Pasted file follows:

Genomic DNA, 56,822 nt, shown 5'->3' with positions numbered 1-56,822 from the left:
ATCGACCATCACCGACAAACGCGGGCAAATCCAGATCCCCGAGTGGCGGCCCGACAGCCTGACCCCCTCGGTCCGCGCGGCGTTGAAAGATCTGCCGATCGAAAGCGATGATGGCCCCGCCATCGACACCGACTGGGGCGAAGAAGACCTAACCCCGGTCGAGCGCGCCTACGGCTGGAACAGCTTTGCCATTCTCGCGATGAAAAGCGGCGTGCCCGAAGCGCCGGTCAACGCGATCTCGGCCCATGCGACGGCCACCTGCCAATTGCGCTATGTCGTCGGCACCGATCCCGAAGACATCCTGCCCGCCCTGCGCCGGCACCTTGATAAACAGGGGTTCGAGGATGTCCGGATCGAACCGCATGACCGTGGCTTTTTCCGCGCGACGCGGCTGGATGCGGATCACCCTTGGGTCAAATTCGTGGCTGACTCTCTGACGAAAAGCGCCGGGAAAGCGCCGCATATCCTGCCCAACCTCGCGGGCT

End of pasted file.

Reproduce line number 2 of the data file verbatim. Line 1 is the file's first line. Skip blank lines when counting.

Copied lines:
ATCGACCATCACCGACAAACGCGGGCAAATCCAGATCCCCGAGTGGCGGCCCGACAGCCTGACCCCCTCGGTCCGCGCGGCGTTGAAAGATCTGCCGATCGAAAGCGATGATGGCCCCGCCATCGACACCGACTGGGGCGAAGAAGACCTAACCCCGGTCGAGCGCGCCTACGGCTGGAACAGCTTTGCCATTCTCGCGATGAAAAGCGGCGTGCCCGAAGCGCCGGTCAACGCGATCTCGGCCCATGCGACGGCCACCTGCCAATTGCGCTATGTCGTCGGCACCGATCCCGAAGACATCCTGCCCGCCCTGCGCCGGCACCTTGATAAACAGGGGTTCGAGGATGTCCGGATCGAACCGCATGACCGTGGCTTTTTCCGCGCGACGCGGCTGGATGCGGATCACCCTTGGGTCAAATTCGTGGCTGACTCTCTGACGAAAAGCGCCGGGAAAGCGCCGCATATCCTGCCCAACCTCGCGGGCT